from Wiktionary, Creative Commons Attribution/Share-Alike License
- n. Plural form of unionbuster.
Sorry, no etymologies found.
But because of the bill's importance, Rachel Maddow and other progressives, are taking sharper aim at the GOP and business interests, including unionbusters, who are essentially smearing the Employee Free Choice Act:
In contrast to the unionbusters and their corporate clients, workers and their allies see the benefit of unions for not only their own standard of living but the broader economy.
Penn has repeatedly stated that he has no direct contact with controversial clients like Blackwater or unionbusters.
Not only is Hillary more reliant on large donations and corporate money than her Democratic rivals, but advisers in her inner circle are closely affiliated with unionbusters, GOP operatives, conservative media and other Democratic Party antagonists.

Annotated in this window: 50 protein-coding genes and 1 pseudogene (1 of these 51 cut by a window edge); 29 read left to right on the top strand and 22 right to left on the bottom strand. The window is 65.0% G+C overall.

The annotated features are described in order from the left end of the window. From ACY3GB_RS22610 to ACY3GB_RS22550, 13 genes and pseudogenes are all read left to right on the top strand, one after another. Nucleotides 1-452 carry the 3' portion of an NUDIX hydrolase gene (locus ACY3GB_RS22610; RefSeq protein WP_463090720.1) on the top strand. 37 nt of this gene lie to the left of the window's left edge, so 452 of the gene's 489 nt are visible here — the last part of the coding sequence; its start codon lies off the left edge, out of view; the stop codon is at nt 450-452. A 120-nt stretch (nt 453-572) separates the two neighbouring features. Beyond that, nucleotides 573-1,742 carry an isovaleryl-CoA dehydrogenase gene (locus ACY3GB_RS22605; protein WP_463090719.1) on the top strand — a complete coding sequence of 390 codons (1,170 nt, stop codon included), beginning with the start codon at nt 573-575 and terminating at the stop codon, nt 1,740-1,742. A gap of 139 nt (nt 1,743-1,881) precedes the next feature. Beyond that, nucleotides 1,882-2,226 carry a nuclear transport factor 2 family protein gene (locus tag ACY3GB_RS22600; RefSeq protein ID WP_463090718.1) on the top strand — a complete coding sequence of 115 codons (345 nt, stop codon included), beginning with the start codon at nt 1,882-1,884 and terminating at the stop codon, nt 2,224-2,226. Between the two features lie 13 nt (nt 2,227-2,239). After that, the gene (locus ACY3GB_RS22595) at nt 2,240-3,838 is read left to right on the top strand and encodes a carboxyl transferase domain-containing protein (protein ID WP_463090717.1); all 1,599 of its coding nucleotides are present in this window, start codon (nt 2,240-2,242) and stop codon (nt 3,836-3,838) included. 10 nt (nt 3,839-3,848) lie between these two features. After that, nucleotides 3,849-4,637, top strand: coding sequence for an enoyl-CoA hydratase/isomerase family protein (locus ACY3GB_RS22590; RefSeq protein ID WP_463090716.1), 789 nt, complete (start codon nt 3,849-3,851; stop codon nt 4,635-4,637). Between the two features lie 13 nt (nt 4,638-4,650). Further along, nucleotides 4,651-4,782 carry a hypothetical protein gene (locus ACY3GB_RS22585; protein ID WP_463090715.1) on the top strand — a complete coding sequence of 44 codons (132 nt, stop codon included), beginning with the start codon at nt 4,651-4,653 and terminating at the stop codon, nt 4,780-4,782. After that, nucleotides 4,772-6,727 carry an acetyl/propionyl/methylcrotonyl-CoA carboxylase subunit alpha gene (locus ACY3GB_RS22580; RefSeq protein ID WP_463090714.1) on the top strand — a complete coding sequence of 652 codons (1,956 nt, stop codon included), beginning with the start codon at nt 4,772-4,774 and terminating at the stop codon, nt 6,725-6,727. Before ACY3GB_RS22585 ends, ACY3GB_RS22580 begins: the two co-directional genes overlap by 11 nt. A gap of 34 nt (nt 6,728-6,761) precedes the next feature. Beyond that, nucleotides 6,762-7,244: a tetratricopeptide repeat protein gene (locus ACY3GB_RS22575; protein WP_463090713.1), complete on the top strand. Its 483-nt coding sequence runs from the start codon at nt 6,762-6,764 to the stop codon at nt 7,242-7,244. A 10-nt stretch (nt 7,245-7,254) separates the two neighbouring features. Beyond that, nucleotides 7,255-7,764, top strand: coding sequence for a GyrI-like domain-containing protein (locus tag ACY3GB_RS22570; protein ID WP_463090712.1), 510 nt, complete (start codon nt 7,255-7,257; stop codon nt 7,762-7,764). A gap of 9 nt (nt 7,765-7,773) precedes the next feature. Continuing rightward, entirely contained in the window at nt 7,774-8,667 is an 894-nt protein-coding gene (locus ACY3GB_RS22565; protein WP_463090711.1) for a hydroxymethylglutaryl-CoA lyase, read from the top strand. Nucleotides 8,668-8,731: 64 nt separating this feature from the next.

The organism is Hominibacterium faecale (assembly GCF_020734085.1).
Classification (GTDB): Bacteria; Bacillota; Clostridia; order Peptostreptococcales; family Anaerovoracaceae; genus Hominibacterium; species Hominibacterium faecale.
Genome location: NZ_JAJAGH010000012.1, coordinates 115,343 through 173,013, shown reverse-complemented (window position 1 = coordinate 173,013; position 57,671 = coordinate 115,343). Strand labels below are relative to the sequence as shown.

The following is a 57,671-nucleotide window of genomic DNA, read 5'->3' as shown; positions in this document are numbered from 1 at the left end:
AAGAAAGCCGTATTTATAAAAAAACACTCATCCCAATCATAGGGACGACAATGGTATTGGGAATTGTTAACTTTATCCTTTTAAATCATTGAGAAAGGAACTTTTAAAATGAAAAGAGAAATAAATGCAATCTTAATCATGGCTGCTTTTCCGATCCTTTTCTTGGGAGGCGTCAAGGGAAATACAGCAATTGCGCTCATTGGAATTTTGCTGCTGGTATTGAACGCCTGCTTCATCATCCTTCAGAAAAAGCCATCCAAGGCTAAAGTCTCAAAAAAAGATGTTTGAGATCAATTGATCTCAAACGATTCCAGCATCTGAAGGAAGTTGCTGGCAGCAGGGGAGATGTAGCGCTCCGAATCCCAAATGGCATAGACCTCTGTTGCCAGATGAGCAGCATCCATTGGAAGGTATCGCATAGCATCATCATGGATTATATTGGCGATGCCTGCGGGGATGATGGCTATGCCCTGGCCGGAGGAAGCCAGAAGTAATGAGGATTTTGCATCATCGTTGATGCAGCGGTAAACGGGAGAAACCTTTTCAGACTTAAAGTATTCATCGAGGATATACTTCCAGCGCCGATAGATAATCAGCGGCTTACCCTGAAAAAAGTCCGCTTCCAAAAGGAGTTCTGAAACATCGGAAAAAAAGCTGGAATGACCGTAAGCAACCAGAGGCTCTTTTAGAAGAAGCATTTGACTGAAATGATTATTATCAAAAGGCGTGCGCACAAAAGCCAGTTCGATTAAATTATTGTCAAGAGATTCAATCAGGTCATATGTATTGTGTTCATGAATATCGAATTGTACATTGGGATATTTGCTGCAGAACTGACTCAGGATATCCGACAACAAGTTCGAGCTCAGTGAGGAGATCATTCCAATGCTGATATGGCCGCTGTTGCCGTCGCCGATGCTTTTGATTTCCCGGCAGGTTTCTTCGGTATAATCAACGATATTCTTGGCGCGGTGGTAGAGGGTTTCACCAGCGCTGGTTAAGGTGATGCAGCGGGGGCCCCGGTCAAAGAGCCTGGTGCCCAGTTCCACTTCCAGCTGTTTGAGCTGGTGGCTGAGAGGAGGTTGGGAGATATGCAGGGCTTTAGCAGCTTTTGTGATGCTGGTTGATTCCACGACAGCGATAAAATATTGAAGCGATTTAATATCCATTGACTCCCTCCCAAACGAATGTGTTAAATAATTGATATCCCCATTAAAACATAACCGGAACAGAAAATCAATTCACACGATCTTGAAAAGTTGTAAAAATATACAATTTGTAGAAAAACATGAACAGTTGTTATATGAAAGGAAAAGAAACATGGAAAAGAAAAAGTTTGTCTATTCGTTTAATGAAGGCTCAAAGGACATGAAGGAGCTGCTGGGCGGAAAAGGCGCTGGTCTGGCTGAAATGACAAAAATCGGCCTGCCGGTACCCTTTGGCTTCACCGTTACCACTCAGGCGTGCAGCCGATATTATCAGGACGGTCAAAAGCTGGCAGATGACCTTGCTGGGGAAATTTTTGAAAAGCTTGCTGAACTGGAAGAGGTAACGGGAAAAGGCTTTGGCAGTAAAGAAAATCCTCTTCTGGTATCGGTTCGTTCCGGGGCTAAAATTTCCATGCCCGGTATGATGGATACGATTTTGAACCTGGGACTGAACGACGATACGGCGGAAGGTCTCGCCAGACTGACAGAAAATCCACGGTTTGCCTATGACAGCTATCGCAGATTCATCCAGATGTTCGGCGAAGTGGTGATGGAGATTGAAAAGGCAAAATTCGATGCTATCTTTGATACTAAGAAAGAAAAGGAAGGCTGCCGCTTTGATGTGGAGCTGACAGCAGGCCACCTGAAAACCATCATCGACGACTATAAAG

Supervisors as Frontline Soldiers: Supervisors, who themselves have no legally protected right to be represented by a union, are manipulated into delivering anti-union letters, speeches, and informal chats prepared by unionbusters, essentially doing the dirty work of the unionbusters and management.
Love offerings: In order to convince employees that they don't need a union, unionbusters may advise clients to provide indirect bribes, like unexpected increases in wages or benefits or
Rated R because those unionbusters don’t play around, and they might just be genuine bloodsuckers.